Rather, two decades after Roe, we have the Hyde Amendment, which denies Medicaid funding for abortions, and the Supreme Court’s 1992 ruling in Planned Parenthood v. Casey, which allows state restrictions on abortion as long as they do not impose “undue burdens” on women. We have pervasive parental consent and notification laws, mandatory waiting periods, requirements that doctors “counsel” women by showing graphic pictures of fetuses and reminding them of social services available if they would just change their minds. We have only 16 percent of US counties with an abortion provider, and only a small minority of medical training programs that still routinely teach abortion. We have women’s health clinics destroyed by firebombs; chemicals poured into ventilation systems; patients accosted by zealots at clinic entrances; health personnel stalked and their families terrorized; doctors, workers, friends, and loved ones dead and wounded. We have a well-organized and well-funded right wing movement that condemns sex education, contraception, and the “murder of unborn children” while holding White Rose banquets to honor those who carry out the “justifiable homicide” of abortion providers.
Who will replace the doctors of conscience who are now nearing retirement? What will motivate a young generation of practitioners who never knew the horrors of illegal abortion? What will happen to abortion services as more and more states institute restrictions on abortion?
In looking at these “horrific snapshots” of life after Roe, Joffe writes as a historian who helps us understand the present by looking at the past—particularly, at the continuity of the role of mainstream medicine in the marginalization of abortion care. But in her final pages, it is as a feminist activist that she poses challenging questions to all who care about the future of abortion access for women. Who will replace the doctors of conscience who are now nearing retirement? What will motivate a young generation of practitioners who never knew the horrors of illegal abortion? What will happen to abortion services as more and more states institute restrictions on abortion? What effects will managed care have on women’s access to abortion? Does the segregation of abortion services into free-standing clinics simply increase their vulnerability and perpetuate the marginalization of abortion and its providers?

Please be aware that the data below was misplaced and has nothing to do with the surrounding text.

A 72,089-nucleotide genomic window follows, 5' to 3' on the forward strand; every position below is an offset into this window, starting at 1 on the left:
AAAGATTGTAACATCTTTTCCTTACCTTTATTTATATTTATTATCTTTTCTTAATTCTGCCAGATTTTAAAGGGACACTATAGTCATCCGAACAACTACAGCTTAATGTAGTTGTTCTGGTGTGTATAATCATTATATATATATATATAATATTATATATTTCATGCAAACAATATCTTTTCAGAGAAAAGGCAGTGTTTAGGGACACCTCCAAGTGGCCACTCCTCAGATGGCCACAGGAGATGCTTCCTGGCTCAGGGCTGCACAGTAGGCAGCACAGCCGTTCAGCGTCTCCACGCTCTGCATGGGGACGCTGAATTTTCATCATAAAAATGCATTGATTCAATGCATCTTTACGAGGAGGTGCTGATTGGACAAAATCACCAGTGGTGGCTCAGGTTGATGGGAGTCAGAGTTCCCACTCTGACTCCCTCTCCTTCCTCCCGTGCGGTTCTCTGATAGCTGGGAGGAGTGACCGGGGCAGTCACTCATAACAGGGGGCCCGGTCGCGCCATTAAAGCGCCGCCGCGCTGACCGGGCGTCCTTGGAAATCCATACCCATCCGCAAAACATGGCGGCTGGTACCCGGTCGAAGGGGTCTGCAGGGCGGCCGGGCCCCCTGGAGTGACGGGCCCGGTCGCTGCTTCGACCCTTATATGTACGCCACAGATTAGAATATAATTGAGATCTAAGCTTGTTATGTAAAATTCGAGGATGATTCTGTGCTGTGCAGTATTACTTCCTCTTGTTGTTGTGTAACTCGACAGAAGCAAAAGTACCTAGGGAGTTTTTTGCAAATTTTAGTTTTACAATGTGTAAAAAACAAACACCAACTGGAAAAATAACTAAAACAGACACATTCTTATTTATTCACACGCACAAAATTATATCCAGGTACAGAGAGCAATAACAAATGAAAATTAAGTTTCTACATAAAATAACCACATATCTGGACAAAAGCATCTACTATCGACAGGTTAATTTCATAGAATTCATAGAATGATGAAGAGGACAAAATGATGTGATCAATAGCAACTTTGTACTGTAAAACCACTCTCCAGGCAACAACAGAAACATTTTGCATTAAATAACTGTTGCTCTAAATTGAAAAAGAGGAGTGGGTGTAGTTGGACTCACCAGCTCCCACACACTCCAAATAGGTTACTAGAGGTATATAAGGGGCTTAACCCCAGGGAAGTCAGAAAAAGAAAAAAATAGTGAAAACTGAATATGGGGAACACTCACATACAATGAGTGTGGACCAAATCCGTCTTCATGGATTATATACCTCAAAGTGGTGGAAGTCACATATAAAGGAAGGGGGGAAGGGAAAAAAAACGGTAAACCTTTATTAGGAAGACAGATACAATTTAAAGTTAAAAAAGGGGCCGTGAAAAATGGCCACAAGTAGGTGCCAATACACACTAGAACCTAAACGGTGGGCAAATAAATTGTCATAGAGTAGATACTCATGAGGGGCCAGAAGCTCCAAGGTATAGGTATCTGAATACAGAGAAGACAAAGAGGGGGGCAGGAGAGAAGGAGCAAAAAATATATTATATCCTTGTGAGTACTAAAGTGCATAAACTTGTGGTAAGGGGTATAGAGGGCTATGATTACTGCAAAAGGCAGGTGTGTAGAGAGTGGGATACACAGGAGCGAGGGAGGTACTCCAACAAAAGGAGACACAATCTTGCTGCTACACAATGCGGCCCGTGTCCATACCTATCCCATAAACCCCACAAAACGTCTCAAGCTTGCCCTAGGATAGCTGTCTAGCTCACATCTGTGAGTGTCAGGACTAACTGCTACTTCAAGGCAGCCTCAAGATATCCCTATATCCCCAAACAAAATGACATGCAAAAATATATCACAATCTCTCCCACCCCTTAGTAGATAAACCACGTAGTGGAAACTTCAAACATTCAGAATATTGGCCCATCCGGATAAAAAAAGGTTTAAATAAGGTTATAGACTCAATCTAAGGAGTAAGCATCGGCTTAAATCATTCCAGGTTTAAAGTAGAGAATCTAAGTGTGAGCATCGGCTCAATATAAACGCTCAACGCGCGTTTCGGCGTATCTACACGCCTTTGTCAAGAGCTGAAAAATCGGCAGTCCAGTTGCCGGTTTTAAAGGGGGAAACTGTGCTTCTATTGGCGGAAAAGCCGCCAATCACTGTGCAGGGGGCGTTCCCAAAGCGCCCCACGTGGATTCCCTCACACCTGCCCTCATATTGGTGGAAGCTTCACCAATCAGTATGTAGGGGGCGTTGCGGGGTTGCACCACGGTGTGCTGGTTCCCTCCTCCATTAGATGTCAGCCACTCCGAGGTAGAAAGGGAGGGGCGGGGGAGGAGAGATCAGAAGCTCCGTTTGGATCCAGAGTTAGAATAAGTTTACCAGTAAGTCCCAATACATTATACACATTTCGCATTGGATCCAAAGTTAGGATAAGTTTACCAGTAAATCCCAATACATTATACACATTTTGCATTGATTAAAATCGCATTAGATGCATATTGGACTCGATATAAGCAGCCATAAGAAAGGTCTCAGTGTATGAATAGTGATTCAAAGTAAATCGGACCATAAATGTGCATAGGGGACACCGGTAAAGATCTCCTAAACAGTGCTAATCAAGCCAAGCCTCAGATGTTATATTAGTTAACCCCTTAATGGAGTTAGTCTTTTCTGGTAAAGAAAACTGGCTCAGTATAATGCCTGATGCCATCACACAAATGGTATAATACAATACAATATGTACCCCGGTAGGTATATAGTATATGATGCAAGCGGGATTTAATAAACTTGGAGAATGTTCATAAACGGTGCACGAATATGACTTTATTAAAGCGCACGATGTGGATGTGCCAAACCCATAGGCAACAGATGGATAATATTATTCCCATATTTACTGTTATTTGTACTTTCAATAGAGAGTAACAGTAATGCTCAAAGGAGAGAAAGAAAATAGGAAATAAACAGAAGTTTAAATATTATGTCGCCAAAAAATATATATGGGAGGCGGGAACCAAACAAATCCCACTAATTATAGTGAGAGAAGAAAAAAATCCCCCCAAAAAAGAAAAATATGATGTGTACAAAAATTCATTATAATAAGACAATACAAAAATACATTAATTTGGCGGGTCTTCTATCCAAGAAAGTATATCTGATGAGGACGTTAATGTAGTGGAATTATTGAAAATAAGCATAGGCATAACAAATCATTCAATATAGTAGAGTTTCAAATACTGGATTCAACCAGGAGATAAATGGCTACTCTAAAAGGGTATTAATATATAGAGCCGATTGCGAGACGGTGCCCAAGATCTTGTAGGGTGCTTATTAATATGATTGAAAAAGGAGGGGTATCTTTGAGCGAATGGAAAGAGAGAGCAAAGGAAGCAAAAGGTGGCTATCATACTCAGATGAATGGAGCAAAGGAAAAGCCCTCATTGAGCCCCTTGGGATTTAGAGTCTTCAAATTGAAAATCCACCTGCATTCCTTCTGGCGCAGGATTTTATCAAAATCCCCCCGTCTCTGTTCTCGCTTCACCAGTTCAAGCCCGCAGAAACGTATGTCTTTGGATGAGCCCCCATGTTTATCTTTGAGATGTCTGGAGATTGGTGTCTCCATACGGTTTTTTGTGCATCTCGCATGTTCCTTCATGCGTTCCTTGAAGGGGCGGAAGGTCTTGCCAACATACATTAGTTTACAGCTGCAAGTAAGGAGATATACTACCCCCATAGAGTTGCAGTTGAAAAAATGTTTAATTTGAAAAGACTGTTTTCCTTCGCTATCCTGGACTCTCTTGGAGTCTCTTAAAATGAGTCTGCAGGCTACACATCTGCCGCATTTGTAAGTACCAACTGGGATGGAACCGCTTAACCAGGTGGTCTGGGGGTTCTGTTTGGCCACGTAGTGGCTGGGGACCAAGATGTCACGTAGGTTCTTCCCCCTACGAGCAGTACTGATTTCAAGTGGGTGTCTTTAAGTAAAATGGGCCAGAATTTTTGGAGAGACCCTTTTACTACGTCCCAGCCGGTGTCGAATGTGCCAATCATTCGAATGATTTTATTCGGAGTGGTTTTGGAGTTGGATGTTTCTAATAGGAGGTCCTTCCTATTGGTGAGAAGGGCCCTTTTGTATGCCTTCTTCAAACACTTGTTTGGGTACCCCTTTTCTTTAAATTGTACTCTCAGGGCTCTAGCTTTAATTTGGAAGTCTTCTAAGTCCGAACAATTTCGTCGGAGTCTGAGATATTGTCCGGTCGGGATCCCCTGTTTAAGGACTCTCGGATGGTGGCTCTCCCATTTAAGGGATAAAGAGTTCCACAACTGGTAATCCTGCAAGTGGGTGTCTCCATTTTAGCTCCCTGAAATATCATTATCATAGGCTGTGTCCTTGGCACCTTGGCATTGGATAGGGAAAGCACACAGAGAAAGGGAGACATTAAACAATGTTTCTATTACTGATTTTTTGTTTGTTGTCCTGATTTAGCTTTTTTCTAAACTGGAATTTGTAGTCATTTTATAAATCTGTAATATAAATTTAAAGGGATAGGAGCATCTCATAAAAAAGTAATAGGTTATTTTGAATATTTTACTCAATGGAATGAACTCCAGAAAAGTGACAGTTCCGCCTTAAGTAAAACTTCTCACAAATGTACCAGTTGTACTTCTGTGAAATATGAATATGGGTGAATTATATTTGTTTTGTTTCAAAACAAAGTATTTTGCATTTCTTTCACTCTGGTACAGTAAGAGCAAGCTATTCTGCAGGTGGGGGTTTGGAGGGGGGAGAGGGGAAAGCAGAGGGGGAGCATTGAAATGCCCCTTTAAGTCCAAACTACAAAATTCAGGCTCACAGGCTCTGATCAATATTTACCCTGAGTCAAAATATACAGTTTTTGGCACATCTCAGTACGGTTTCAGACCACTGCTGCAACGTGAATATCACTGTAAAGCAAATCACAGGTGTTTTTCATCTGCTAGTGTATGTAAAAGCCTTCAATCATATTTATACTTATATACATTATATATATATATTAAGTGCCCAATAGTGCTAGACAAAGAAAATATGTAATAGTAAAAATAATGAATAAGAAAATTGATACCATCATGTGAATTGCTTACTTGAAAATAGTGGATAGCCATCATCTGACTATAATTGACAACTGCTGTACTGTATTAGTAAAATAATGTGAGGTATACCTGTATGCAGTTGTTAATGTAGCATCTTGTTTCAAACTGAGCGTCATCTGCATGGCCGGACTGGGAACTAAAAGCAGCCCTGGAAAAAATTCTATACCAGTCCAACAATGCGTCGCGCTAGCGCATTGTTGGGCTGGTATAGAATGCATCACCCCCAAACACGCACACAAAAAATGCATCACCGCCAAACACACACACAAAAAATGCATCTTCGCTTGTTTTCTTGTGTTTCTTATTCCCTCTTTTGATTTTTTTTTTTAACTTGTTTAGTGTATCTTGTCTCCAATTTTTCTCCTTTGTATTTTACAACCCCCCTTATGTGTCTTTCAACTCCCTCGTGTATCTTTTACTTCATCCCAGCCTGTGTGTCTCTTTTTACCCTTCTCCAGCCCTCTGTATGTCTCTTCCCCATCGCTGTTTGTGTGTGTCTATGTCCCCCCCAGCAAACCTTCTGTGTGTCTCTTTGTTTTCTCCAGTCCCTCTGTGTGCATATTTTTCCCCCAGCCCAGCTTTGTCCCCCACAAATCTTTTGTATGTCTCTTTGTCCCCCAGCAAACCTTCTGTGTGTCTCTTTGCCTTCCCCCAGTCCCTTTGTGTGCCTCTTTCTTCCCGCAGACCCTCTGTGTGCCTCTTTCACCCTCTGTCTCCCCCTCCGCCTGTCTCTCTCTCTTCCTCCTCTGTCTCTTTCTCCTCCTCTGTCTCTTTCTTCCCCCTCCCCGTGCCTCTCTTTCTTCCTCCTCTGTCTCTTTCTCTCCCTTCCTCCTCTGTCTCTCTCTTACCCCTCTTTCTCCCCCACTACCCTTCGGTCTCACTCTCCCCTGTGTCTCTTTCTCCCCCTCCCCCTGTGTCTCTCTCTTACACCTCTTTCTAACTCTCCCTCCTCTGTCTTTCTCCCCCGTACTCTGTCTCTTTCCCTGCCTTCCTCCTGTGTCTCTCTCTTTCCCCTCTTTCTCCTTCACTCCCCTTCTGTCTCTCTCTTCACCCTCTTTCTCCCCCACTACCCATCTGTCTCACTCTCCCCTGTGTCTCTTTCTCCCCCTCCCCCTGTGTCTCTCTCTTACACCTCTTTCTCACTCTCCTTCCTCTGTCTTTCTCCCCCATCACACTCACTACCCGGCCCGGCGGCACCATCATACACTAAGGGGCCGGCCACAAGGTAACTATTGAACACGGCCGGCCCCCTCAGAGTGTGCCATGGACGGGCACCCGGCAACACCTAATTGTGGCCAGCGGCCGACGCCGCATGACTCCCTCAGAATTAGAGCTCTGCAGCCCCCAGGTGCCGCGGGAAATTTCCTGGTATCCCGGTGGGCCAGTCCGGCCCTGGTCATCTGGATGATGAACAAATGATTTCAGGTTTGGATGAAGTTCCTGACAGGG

Joffe does not pretend to have all the answers to these questions, although she provides important insights. She suggests that there will be an increasing regionalization of abortion services as state restrictions escalate, not unlike the pre-Roe days when women traveled long distances to obtain abortions in states that had liberalized their laws. She projects that free-standing clinics will remain attractive as providers of low-cost abortion care under a managed-care environment. At the same time, she calls on the clinics to form training alliances with the academic medical centers and to consider changes in working conditions that would make the clinics more appealing to would-be providers. And she finds hope for the better integration of abortion into the health care system with the advent of medical abortifacients (such as RU-486) and the emergence of powerful organizations, like Medical Students for Choice, that draw on a new generation of health professionals dedicated to women’s reproductive choice.
However, Joffe’s analysis is of necessity incomplete because it is largely confined to a medical framework. While progressive changes within the medical community are important, these must be combined with radical feminist politics and grassroots political organizing if we are to effect real change in women’s lives and access to care.
With a book submitted for publication in 1994, Joffe couldn’t have predicted the force with which managed care would sweep the medical world. But now we have it—a health care system in which medical access and decision-making are increasingly controlled by insurance companies who reap huge profits at our expense. Every day in my life as an obstetrician-gynecologist and abortion provider, I care for women who are forced to pay out-of-pocket for abortions their insurance companies won’t cover, with anti-choice “gatekeepers” who refuse to approve abortion referrals for their patients, with women seeking alternative sources of care because reproductive health services have been eliminated in their communities through Catholic hospital mergers. Worse yet, the ranks of the uninsured continue to grow and the Hyde Amendment remains intact, leaving poor women little recourse. To address these problems, we must continue to struggle for a national health plan that provides health care for all and that includes the full spectrum of women’s reproductive health services.